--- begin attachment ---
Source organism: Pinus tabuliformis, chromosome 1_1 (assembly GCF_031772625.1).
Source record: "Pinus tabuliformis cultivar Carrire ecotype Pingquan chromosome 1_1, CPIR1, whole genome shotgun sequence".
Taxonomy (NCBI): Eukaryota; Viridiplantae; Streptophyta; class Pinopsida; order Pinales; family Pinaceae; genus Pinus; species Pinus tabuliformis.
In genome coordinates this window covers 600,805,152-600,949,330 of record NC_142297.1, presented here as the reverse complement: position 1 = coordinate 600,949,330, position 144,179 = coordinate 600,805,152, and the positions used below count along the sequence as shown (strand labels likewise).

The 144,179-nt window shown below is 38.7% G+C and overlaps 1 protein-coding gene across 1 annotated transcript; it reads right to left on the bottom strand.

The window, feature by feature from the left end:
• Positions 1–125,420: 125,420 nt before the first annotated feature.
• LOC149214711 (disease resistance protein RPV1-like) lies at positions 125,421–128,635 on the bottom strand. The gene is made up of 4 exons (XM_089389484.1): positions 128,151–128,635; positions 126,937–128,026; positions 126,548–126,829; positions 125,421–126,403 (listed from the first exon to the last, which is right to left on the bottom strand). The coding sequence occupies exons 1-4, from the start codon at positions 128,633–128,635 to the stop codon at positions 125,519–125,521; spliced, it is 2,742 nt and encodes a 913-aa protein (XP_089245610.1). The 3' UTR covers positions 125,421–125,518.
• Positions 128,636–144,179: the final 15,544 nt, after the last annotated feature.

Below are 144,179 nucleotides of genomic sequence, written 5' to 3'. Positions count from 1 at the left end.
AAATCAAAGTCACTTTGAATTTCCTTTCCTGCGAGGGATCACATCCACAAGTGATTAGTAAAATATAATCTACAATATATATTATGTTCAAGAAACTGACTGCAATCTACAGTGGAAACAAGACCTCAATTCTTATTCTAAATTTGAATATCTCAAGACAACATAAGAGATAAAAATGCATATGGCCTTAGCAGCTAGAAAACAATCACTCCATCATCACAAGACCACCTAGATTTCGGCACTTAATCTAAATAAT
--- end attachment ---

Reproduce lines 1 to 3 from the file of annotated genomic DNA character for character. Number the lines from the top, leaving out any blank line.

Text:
Source organism: Pinus tabuliformis, chromosome 1_1 (assembly GCF_031772625.1).
Source record: "Pinus tabuliformis cultivar Carrire ecotype Pingquan chromosome 1_1, CPIR1, whole genome shotgun sequence".
Taxonomy (NCBI): Eukaryota; Viridiplantae; Streptophyta; class Pinopsida; order Pinales; family Pinaceae; genus Pinus; species Pinus tabuliformis.